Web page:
To the Employee:

    If you work in a place where beryllium is used and have developed any of the symptoms listed below, you should inform your health care professional of your past beryllium exposure, or seek information from a health care professional who specializes in occupational lung diseases to determine whether you may have developed CBD:

    • unexplained cough,
    • shortness of breath,
    • fatigue,
    • weight loss or loss of appetite,
    • fevers, and/or
    • skin rash.

    If you do not have any of the above symptoms but are concerned that you may have become sensitized to beryllium, you should inform your health care professional that you would like to be tested with the blood BeLPT. Take a copy of this Hazard Information Bulletin with you.

Blood testing for beryllium sensitization

Only the three medical research centers and the one laboratory listed below currently offer the blood test to identify beryllium-sensitized workers as indicated by a positive blood BeLPT. As other research centers and laboratories develop the capacity to screen workers for beryllium sensitization, they will be added to the list.

Medical Research Centers

  • Cleveland Clinic Foundation
  • 9500 Euclid Avenue, L-15
  • Cleveland, Ohio 44195
  • phone: (800) 628-6816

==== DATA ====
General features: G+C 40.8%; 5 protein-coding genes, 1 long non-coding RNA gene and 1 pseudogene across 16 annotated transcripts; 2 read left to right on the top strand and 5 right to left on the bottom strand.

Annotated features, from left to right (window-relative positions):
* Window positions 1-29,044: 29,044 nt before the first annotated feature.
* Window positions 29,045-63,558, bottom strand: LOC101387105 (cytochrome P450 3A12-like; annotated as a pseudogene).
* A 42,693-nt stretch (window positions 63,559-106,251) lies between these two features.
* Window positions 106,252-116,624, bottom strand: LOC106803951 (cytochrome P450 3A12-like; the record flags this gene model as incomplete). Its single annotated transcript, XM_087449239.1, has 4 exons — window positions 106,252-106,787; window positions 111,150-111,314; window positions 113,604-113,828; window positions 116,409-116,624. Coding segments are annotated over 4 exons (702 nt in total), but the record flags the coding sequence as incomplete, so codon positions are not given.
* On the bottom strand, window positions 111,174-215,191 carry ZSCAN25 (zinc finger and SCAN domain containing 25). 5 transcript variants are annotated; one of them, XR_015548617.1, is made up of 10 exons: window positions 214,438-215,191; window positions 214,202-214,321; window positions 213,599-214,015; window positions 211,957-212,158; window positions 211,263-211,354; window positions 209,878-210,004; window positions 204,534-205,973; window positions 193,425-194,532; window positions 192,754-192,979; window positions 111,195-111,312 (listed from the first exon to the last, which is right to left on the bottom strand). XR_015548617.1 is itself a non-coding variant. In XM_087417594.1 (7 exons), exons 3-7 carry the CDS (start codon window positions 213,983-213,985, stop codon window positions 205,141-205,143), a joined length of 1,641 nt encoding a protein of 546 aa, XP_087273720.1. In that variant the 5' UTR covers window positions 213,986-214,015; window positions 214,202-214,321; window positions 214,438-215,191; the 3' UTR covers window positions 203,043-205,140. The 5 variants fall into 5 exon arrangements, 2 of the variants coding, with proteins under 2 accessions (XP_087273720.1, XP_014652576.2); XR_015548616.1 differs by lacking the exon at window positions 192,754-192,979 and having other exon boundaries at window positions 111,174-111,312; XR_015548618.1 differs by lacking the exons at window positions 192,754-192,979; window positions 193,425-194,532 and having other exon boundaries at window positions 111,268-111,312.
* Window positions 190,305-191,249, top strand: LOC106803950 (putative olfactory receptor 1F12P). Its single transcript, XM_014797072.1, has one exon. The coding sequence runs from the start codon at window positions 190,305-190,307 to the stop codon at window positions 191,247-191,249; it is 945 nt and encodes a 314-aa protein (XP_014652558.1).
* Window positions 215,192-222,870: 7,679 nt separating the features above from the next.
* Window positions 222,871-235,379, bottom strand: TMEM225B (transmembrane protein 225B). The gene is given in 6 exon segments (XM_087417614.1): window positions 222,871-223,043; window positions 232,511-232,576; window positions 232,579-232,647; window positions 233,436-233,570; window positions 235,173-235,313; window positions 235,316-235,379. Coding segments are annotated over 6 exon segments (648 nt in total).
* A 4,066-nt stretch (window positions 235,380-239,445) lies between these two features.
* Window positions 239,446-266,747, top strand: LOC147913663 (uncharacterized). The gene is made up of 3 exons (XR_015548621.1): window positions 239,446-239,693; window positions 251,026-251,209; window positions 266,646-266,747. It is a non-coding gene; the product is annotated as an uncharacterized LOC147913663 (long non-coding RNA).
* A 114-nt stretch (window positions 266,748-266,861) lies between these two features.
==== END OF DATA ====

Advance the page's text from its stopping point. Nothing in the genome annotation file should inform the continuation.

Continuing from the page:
• Division of Environmental and Occupational Health Sciences
  • National Jewish Medical and Research Center
  • Denver, Colorado 80206
  • phone: (303) 398-1722
  • Pulmonary Immunology Laboratory
  • Hospital of the University of Pennsylvania
  • 421 Curie Blvd.
  • 844 BRB II/III
  • Phliadelphia, Pennsylvania 19104
  • phone: (215) 573-9875

Testing Laboratory

  • Specialty Laboratories, Inc.
  • 2211 Michigan Avenue
  • Santa Monica, California 90404-3900
  • phone: (800) 421-4449

*ACGIH TLV, American Conference of Governmental Industrial Hygienists (ACGIH) Threshold Limit Value (TLV) - 2009. Includes Biological Exposure Indices (BEIs), Sensitization, and Skin notations. For additional information, references, and footnotes, see the yearly printed ACGIH TLV® and BEIs® Booklet.

Archive Notice - OSHA Archive

NOTICE: This is an OSHA Archive Document, and may no longer represent OSHA Policy. It is presented here as historical content, for research and review purposes only.